With Instagram now in its sixth year, it continues to evolve and grow in popularity, and there’s no shortage of inspiration of ideas we can learn from it.

5 Brands With Great PR On Instagram

Instagram is a powerful PR tool for brands to develop their audience and voice. A 2014 Forrester study found Instagram is 58 times more engaging than Facebook, and 120 times more engaging than Twitter. When used alongside other PR tactics, Instagram can complement and amplify a brand or company’s core messaging in distinct ways. So what makes a brand’s Instagram content stand out from the others? Here are five examples – from consumer tech and tech startups to art materials and tasty beverages – to help answer that question.

Sonix Cases (@shopsonix): The product is the star. These are not your ordinary phone cases, and Sonix’s Instagram feed shows you why. The cases come in many styles and designs, and the brand’s Instagram photos are creative and colorful. Oftentimes, the patterns on the cases are matched with beautiful scenery or fun props. But the key is that the product is always the star of the photo. Sonix is also reliable with responding to its followers’ questions, which allows the company to show it’s listening and it cares. Hats off to Sonix for finding ways to take a product that’s typically a yawn and turn it into one that is “Instaworthy.”

Veuve Clicquot (@veuveclicquot): A clear call-to-action. This champagne brand knows how to package a well-loved beverage to make it even more exciting, and then convey that to its customers through great photography. Through its social media handles, the company announced that this summer, the Cliqcuot Mail Truck is traveling cross-country to bring champagne to people all around the US. Beautiful “#CliquotMail” photos are taken at each stop and shared on Instagram with backdrops of the various cities. How can you resist? It speaks to champagne lovers and wanderlusters alike, with a call to find the truck while it’s in your city and take a picture of it, too. Bring on the champagne, please!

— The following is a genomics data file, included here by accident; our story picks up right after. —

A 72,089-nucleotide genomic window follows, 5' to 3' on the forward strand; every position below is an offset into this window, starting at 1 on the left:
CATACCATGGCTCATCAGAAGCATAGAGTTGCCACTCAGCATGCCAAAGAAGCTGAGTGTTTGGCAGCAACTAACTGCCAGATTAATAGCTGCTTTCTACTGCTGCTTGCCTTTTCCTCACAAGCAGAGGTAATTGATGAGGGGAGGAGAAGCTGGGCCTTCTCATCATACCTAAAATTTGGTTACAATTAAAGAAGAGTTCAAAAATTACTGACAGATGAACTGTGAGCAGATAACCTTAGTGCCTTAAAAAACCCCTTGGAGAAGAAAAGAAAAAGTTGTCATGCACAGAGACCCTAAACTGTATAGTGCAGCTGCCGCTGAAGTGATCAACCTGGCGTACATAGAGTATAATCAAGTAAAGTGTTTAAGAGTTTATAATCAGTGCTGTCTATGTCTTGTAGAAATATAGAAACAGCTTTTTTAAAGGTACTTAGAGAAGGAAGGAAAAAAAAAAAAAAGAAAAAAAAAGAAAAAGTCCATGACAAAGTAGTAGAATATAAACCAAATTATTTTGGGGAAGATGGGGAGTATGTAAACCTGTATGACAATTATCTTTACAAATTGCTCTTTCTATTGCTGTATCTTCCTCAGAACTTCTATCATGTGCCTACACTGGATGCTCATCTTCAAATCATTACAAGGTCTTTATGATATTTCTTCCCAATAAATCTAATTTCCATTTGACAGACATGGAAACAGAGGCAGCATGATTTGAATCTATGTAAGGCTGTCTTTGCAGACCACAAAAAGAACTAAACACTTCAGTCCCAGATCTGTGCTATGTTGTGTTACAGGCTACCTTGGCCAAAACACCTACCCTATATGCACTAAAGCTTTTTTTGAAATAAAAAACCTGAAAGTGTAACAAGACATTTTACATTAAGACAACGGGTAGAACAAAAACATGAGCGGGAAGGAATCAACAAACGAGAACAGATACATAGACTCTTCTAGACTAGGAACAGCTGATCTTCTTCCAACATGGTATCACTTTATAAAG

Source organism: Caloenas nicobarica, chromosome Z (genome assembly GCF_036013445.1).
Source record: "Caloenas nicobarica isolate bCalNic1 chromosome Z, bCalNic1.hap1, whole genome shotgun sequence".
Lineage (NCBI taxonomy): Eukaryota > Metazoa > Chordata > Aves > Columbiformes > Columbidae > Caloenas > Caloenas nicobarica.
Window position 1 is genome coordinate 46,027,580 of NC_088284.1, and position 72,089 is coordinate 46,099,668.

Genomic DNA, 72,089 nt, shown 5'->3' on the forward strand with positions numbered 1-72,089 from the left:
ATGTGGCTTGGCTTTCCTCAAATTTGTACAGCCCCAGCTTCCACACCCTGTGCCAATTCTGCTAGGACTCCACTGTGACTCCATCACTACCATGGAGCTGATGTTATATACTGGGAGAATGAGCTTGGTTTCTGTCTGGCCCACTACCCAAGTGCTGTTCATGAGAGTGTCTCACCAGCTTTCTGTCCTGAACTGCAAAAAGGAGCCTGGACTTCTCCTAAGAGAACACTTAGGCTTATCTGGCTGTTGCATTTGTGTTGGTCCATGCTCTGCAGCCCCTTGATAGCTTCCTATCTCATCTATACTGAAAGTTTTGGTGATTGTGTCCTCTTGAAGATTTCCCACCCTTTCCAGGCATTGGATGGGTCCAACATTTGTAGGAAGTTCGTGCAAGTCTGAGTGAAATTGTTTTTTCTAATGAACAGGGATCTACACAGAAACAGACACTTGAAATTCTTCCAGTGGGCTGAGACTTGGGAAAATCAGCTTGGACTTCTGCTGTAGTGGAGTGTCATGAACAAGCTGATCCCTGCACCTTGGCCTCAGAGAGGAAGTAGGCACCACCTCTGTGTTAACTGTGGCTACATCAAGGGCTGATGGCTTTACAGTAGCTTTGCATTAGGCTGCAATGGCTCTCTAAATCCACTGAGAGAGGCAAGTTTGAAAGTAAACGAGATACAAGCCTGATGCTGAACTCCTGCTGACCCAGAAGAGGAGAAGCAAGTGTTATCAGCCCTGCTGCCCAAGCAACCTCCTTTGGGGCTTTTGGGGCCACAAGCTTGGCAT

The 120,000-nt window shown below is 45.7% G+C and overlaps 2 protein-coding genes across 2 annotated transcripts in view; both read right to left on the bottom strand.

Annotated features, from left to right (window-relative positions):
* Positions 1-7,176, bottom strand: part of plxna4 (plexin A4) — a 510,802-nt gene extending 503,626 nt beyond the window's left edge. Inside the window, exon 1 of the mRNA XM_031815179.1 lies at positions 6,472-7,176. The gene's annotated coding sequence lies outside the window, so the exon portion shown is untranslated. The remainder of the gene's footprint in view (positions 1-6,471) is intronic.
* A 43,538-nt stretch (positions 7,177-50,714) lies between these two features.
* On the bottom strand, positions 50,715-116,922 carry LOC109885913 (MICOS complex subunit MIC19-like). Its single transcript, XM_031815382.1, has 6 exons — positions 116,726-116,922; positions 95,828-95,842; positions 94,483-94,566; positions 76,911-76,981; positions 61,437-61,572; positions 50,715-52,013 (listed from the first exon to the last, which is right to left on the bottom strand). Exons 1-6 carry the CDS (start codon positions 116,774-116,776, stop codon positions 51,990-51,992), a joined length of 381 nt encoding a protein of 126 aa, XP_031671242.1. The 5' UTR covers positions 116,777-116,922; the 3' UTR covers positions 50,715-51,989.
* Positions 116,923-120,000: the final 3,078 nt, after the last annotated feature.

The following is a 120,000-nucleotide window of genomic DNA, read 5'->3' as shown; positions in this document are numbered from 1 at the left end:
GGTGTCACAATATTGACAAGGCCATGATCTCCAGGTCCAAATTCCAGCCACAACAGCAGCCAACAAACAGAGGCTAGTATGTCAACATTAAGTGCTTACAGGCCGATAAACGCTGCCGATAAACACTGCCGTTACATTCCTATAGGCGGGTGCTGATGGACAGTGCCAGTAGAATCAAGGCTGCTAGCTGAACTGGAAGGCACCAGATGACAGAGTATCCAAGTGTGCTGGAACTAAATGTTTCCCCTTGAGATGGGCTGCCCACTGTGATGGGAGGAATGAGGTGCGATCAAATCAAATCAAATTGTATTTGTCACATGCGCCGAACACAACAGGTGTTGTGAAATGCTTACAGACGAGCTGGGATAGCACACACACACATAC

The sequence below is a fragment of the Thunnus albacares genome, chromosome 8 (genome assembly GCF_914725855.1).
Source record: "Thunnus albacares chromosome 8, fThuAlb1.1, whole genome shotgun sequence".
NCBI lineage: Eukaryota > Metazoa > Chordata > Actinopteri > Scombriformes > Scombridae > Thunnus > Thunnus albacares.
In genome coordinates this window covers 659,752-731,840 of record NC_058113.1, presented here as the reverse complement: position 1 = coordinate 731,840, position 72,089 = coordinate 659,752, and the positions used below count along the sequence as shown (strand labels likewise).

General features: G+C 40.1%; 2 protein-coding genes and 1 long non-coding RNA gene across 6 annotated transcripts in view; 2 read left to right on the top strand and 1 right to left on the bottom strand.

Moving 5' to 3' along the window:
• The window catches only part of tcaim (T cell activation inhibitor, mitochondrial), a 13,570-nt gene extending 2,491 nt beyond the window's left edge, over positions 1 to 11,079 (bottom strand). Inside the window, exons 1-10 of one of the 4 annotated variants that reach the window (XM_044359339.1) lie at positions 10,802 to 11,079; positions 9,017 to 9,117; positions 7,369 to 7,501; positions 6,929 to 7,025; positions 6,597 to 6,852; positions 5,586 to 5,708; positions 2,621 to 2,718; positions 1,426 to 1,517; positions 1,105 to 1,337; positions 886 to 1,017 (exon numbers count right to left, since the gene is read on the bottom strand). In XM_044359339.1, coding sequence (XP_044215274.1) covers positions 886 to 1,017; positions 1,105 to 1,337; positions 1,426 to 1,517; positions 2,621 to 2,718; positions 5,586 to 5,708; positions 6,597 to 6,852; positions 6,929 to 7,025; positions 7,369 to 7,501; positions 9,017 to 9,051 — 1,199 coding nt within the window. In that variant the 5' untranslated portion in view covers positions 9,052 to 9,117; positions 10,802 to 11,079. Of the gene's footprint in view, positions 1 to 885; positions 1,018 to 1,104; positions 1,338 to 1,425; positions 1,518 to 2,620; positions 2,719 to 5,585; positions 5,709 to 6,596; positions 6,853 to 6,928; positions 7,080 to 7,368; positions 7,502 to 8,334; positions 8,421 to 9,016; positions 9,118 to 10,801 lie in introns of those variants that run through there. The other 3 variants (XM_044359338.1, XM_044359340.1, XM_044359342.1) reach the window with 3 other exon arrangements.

Misfit Wearables (@misfitwearables): Embrace popular hashtags. Hang on – is this really a tech product? Misfit Wearables’ offerings are so well-designed you’d never know they’re so packed with technology. Pictures on Instagram show you how the wearables can be integrated into your daily life. Whether it’s worn as a fashion statement at your next cocktail party or as a fitness tracker when you play tennis, there’s a way for it to fit your lifestyle. Misfit isn’t shy with using keyword hashtags (e.g., “#activitytracker”) to attract new followers, too – a good tactic to increase awareness of your products as long as you don’t go overboard.

Codecademy (@codecademy): Humanizing the brand. This NYC-based startup that teaches coding for free is not only cool because it’s filling in a gap in STEM training among millennials, but it’s also got an Instagram feed that shows how much fun everyone is having in the process. A timeline of the company’s milestones on the office air duct? How creative. You’ll also find lots of photos of staff and students eating cake, celebrating birthdays and attending workshops. Followers want to see less promotional content and more behind-the-scenes info on social media, so it’s important to feed that through your Instagram visuals. Showing who’s behind the company and what they like to do “humanizes” the brand, which resonates with followers.